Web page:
December 02, 2007
Ever since the year of 1995 saw the release of Pixar's "Toy Story, the first computer-animated feature film, a whole new way of creating animated movies was born, as while computers were already used in traditionally animated films, now they could be used to create animated feature length films. And just like traditional animation has developed several techniques (like Rotoscoping), 3D animation also developed its own styles, like photorealism, which attempts to mimic real life employing techniques such as motion capture. Director Robert Zemeckis has been working with this style for a while, with his first animated film being 2004's "The Polar Express", which showed the potential of motion capture. His next animated feature was also based on the motion capture technique, but this time he used it to recreate England's oldest epic narration: the Norse legend of "Beowulf".
Following closely the epic poem, the movie chronicles the story of how a monster named Grendel (Crispin Glover) terrorized the famous mead hall Heorot, slaughtering the people of danish King Hrothgar (Anthony Hokins) and bringing death to his lands. Hearing of the problems at Heorot, a Geatish hero named Beowulf (Ray Winstone) arrives to Hrothgar's mead hall with his men, claiming to be the world's greatest hero and the only one able to kill the monster. King Hrothgar decides to give Beowulf and his men a chance to prove their courage and allows them to battle Grendel, however, this fight will prove to be decisive in Beowulf's life, as not only he'll face a monster beyond his imagination, he'll also be forced to confront his inner demons when he meets Grendel's mother (Angelina Jolie), and to make things worse, he'll fall in love with the King's beautiful wife, Wealthow (Robin Wright Penn).
As written above, "Beowulf" follows the Old English poem quite faithfully, in the sense that it covers all the major battles and challenges that Beowulf faced. However, writers Neil Gaiman and Roger Avary use the poem's outline to add a back-story that ties all the poem's events, and at the same time explores the theme of the difference between man and myth in heroic tales. This adds an interesting complexity to the poem's characters (which are more archetypes than real persons), as while we do watch Beowulf as the mythic heroic warrior the poem talks about, we also see him as man whose greatest wish is to be remembered as a hero, and often falls in the temptation of exaggerating his feats. It's a take that many purists of the poem may dislike, but personally I found the script to be the strongest part of the film. The touch of sly humor is also another welcomed surprise in the screenplay.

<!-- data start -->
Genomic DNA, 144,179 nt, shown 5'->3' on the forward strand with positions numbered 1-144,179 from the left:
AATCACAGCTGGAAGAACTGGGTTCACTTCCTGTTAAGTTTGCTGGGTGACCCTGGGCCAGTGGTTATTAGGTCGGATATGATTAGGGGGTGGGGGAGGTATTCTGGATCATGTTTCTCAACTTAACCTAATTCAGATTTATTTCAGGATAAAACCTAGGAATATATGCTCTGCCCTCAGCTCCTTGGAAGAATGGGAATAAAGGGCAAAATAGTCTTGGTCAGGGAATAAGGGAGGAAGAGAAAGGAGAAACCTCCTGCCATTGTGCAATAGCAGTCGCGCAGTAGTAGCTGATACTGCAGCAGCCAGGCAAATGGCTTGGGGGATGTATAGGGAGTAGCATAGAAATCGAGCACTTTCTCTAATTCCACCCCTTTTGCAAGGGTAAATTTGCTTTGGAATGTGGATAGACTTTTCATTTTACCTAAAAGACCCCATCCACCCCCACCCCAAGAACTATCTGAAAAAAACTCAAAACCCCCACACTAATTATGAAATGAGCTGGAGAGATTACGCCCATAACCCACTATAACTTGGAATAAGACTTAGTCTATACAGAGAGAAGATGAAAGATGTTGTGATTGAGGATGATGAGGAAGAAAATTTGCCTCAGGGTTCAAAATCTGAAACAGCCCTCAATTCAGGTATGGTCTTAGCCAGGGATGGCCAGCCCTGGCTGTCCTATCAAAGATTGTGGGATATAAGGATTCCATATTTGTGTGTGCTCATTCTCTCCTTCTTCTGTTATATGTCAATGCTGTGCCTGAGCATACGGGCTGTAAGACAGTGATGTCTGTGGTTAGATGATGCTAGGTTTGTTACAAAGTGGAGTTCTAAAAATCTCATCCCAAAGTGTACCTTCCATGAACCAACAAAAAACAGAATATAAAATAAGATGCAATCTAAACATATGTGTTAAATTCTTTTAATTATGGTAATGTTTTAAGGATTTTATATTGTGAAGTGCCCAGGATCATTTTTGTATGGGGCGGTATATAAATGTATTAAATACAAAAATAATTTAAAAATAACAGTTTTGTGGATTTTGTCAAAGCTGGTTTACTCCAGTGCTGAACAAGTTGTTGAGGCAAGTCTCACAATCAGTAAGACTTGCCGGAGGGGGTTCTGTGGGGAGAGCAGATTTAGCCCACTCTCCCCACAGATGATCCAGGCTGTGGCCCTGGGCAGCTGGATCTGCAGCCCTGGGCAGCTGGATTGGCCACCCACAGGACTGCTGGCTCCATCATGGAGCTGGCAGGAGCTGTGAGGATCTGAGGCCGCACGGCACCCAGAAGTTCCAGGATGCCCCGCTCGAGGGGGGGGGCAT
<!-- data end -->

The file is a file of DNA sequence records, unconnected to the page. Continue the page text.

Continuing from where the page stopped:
Director Robert Zemeckis makes a good job at making the Norse legend come to life again in animated form, recreating in a very detailed way the atmosphere of myth and magic that the epic tale conveys. While Gaiman and Avery's script takes some liberties with the original story, Zemeckis makes sure to keep that sense of thrill and adventure that has made "Beowulf" to be a captivating story for over a thousand years. The technology employed in the film is definitely a big improvement over the work done in "The Polar Express", and it wouldn't be an exaggeration to call "Beowulf" the best motion capture film ever done so far, however, Zemeckis' decision to use an extreme photorealism in the design (to the point that some actors look exactly as their real counterparts) isn't really as fortunate, as the closer the characters look to real life, the easier it gets to to spot flaws in them.
Now, this is not really a problem of the cast, as while they aren't all excellent, for the most part they all make an efficient job in their roles. As the heroic and proud Beowulf, Ray Winstone is very good and makes a very human portrait of the mythic warrior, taking advantage of the fact that the script has humanized his character a bit. As his best friend Wiglaf, Brendan Gleeson shines despite the small size of his role, and he gets some of the best lines in the film. Anthony Hopkins is good as Hrothgar, but nothing really surprising, and the same could be said of Robin Wright Penn as Wealthow. However, Crispin Glover steals the show as Grendel, as he manages to deliver a poignant performance behind the his computer generated facade. Angelina Jolie is also very good in her role, although her accent wasn't really the most appropriate.
With a very good cast, the best technology for computer animation and on top of that a solid script, one would think that "Beowulf" could be a flawless example of animated art, but sadly, something just doesn't work completely. The problem, in my opinion, is that once again Zemeckis seems to be too enamored of his technology, and in his choice of making an extremely realist animated version, he has put the animation's flaws on display to everyone. What I mean is that this search for realism brings to the spotlight a major problem: the quality of the animation doesn't look constant, as while some characters do look amazingly like the actors that play them (Grendel's mother being the most notorious), others look extremely fake (Wiglaf and Hrothgar for example), so the contrast between them is glaringly obvious, and that's really bad.
And this leads to another problem, or more precisely, a question: if Zemeckis wanted such an extreme photorealism in his film, why not use real actors to do it? But despite this, "Beowulf" is not only an interesting experiment, if one gets over the idea that it's an animated film, one will find that behind the flashy graphics there's a powerful story, a story that has been thrilling our imagination for centuries. And still can do that and more.
Buy "Beowulf" (2007)